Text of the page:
An Unintended Message From NYPD

New York police don’t like Mayor DeBlasio.  That’s their privilege, of course, but they don’t work for the Mayor, they work for the citizens of New York–and the  childish behavior they exhibited during funerals of their fallen comrades isn’t winning them any fans. As the New York Times noted in a recent editorial,

With these acts of passive-aggressive contempt and self-pity, many New York police officers, led by their union, are squandering the department’s credibility, defacing its reputation, shredding its hard-earned respect. They have taken the most grave and solemn of civic moments — a funeral of a fallen colleague — and hijacked it for their own petty look-at-us gesture. In doing so, they also turned their backs on Mr. Ramos’s widow and her two young sons, and others in that grief-struck family.

This distasteful and infantile behavior was followed by a more consequential action: a work slowdown during which NYPD is refraining from issuing tickets for traffic offenses and arresting people for “low level” behaviors. Presumably, this is intended to hurt the city in its pocketbook. According to the Atlantic,

 In their latest move, officers have begun a “virtual work stoppage” throughout the city by making fewer low-level arrests and issuing fewer citations. The Patrolmen’s Benevolent Association, New York’s largest police union, urged its members not to make arrests “unless absolutely necessary,” according to the New York Post‘s report.

Think about that for a minute.

Shouldn’t police always refrain from making arrests that aren’t “absolutely necessary”?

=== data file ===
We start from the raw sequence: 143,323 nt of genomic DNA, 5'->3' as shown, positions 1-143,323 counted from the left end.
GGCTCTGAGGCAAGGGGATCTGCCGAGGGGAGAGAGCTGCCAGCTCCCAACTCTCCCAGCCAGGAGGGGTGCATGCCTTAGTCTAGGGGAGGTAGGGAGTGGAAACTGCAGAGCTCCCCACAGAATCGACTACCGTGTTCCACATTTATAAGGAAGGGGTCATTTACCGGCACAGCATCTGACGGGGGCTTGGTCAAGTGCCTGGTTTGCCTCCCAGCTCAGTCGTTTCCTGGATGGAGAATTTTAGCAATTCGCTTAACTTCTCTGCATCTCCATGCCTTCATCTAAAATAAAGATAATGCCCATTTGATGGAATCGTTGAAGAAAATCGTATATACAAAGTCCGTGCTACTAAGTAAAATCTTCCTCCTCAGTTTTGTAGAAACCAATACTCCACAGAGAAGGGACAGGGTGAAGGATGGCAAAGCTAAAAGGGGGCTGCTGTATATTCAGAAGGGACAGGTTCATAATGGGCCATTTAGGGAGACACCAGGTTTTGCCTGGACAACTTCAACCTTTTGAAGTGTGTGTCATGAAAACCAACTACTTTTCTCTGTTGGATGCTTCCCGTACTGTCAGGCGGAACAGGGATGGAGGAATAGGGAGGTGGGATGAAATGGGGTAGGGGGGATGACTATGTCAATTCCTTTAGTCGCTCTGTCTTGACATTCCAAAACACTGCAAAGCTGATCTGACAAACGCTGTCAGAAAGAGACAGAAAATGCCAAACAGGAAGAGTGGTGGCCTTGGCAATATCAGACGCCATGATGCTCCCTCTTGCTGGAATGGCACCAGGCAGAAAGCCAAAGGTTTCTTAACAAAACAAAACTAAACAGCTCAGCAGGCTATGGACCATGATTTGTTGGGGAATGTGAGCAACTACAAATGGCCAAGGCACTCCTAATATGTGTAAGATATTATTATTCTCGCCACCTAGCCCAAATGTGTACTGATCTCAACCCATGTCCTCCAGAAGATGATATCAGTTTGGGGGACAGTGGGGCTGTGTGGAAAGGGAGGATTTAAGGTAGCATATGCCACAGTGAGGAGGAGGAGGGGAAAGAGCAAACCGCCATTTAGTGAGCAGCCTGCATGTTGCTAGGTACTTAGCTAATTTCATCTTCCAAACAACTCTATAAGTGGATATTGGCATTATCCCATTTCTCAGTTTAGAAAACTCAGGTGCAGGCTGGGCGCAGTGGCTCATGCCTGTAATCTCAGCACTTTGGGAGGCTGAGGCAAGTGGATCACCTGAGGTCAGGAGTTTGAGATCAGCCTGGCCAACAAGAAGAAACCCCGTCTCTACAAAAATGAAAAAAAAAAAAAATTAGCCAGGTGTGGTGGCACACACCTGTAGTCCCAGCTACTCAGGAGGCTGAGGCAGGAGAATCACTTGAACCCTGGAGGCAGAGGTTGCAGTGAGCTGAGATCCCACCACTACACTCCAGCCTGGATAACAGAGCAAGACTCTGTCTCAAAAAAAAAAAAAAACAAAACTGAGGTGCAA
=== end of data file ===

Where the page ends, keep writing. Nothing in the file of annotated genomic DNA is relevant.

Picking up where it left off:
What if the men in blue focused their energies and resources on actual threats to public safety, rather than–for example–people selling single cigarettes on the street? (For a snarky cartoon on the subject, click here.) (For a compelling analysis of the overall situation, click here.)

I understand that rules should be enforced, and minor transgressions shouldn’t get a free pass forever. But at least to date, this deliberate focus on behaviors that actually pose a danger to the public has produced no upsurge in serious crime. The very plausible conclusion is that (a) we have too many rules forbidding behaviors that don’t threaten public health or safety, and (b) police departments are spending too much of their time hassling the little guys.

Whatever message NYPD thinks it’s sending (the powers-that-be should never, ever criticize us for anything?), the message a lot of people are hearing is: (a) maybe legislators should resist the urge to outlaw so many behaviors that don’t make us less safe, simply because they disapprove of them, and (b) maybe the police should spend more time focusing on arrests that are “absolutely necessary.”


  1. All I can say about this blog, Sheila, is …thank you. And possibly suggest the NYPD be forced to sit through a history lesson on the beginning of the NYPD; a sorry history indeed.

  2. What concerns me about the NYPD behavior is the “we versus them” mentality that seems to be pervasive with not just police officers.

    I am also concerned about the militarization of the police. I was a classroom teacher for many years and last year I tried to engage a parent in the car rider line about their child, just being friendly. The parent was a male police officer in his patrol car. Instead of a dad there to pick up his kid, he was “yes, sir. No sir.” Brusk. Officious. It was like talking to a robot.